Ubuntu 11.04, aka Natty Narwhal, was released on April 28th and so naturally I chose to break my perfectly functioning laptop to see what was new. That “upgrade” button really needs to read something like, “download and install new software then spend a week scouring the internet for information and trying to fix all the shit that just broke.” But that’s probably a little too verbose for the UX people.
To be completely fair, most things did not break. It was mainly KDE (my default X session), that new Unity business, “classic” Gnome (not entirely broken, but severely wounded), and bash shell tab completion. Or, in other words, just a number of the most important parts for actually “using” my computer to “do things.” I apologize for blowing things out of proportion.
I’ve gotten KDE (and Gnome, but not Unity — it refuses to believe my hardware is sufficient to run it) back up and running now after deleting tons of old configuration files (.kde*, .gconf, selectively under .config…and a bunch of other stuff I’ve forgotten) and also by accepting that the combination of Compiz + KDE is no longer usable and switching out Compiz for KDE’s native window manager, KWin. I had originally ditched KWin because it didn’t play nice (broken desktop effects and resource hogging and slow and crash-y) with fglrx (the radeon graphics driver.) KWin runs with direct rendering and GLSL shaders disabled (on my ATI Mobility Radeon HD 3650) and it’s (mostly) not as good as Compiz + KDE used to be. But it is 90% as good and the best and only real current option.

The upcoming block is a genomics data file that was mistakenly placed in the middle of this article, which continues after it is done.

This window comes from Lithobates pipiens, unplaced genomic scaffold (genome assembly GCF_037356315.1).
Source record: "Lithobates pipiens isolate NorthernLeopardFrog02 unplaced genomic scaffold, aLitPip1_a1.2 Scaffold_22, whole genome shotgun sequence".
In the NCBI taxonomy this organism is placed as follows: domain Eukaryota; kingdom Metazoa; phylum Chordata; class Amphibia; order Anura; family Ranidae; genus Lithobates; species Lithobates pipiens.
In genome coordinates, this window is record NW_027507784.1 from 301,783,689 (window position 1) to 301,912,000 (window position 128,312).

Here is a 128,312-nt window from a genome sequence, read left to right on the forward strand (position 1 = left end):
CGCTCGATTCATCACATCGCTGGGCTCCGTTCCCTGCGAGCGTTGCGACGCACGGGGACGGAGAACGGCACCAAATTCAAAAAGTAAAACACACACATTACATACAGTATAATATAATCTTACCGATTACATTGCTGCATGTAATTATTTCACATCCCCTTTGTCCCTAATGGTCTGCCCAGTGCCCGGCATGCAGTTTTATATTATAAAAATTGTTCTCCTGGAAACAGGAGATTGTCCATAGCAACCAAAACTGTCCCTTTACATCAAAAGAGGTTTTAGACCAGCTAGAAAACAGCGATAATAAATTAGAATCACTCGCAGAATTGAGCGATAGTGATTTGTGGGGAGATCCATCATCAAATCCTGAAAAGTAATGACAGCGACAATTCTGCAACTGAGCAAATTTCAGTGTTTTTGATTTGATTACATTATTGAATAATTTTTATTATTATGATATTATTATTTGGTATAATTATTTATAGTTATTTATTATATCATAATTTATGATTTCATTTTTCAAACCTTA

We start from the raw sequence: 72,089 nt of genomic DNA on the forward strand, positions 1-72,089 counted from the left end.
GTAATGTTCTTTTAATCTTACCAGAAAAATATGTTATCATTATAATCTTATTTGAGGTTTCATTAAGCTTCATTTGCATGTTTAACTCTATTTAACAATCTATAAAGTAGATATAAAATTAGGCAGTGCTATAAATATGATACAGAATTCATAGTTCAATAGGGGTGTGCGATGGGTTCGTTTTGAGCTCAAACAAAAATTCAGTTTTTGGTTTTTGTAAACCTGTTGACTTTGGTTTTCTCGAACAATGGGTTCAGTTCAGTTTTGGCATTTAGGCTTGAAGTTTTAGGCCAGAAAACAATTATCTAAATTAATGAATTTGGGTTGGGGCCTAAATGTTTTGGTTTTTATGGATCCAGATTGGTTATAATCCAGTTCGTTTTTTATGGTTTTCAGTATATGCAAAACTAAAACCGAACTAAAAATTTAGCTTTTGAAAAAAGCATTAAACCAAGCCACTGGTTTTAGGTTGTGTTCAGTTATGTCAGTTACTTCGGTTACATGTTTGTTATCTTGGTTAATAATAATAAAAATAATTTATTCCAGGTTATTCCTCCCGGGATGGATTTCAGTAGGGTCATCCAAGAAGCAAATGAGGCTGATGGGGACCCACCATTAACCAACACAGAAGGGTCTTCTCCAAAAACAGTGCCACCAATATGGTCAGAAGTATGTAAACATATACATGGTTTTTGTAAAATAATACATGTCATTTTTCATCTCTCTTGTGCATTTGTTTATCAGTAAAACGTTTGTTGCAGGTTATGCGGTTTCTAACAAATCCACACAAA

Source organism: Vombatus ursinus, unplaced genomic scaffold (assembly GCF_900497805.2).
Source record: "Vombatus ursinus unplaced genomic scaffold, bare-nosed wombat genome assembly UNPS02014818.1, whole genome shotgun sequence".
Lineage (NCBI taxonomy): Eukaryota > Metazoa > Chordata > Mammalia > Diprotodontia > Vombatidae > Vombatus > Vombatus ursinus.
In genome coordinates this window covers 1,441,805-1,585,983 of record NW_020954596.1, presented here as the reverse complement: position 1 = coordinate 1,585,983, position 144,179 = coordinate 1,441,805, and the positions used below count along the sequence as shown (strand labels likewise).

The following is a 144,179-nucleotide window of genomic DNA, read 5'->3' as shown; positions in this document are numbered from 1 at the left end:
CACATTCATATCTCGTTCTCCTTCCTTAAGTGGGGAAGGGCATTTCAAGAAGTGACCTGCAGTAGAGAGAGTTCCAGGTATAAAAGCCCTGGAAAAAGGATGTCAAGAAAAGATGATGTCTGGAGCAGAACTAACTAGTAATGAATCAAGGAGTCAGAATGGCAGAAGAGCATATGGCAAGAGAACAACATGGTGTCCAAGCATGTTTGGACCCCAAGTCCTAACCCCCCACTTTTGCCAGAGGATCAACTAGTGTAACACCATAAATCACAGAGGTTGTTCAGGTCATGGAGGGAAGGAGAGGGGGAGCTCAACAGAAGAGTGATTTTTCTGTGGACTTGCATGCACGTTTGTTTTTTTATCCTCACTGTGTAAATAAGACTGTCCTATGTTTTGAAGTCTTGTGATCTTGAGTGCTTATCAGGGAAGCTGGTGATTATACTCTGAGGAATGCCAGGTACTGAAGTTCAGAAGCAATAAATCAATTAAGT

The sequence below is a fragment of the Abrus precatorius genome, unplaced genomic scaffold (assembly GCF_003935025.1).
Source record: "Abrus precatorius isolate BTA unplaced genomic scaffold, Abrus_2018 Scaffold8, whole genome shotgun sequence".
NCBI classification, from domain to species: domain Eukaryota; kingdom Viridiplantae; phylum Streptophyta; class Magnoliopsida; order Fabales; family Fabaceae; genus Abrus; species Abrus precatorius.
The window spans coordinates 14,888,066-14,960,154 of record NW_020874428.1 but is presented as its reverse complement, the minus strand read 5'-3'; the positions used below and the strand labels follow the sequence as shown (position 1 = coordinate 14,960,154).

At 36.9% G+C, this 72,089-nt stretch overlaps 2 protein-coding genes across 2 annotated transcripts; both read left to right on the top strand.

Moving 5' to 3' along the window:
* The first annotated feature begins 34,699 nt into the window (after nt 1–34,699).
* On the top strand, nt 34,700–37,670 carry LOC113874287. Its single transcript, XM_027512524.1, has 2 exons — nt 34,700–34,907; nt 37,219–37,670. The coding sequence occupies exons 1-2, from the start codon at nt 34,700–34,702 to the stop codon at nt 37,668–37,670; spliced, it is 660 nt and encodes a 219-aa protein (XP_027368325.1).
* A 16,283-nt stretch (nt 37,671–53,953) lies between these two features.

About that bash completion…
And then there was the broken bash completion (<tab>-completion.) For example, typing “
ls /et<tab>” yielded “
ls /etc ” and not “
ls /etc/” (note the extra space and lack of closing slash at the end.) Reinstalling bash-completion did not fix this problem for me. What did work was removing bash-completion, renaming
/etc/bash_completion.d.bak/, and then reinstalling bash-completion.
user@machine:~$sudo apt-get purge bash-completion
user@machine:~$sudo mv /etc/bash_completion.d /etc/bash_completion.d.bak
user@machine:~$sudo apt-get install bash-completion
After reinstalling bash-completion,
/etc/bash_completion.d/ reappeared. I
diffed the two directories and the new one had way more stuff so I just
rm -rfed the old one. I’m happy to say my bash completion is working again and I’m going to file this problem under ‘s.’ For “solved.”
Well, that was fun! Looking forward to willingly breaking my computer again in another 6 months! See you then!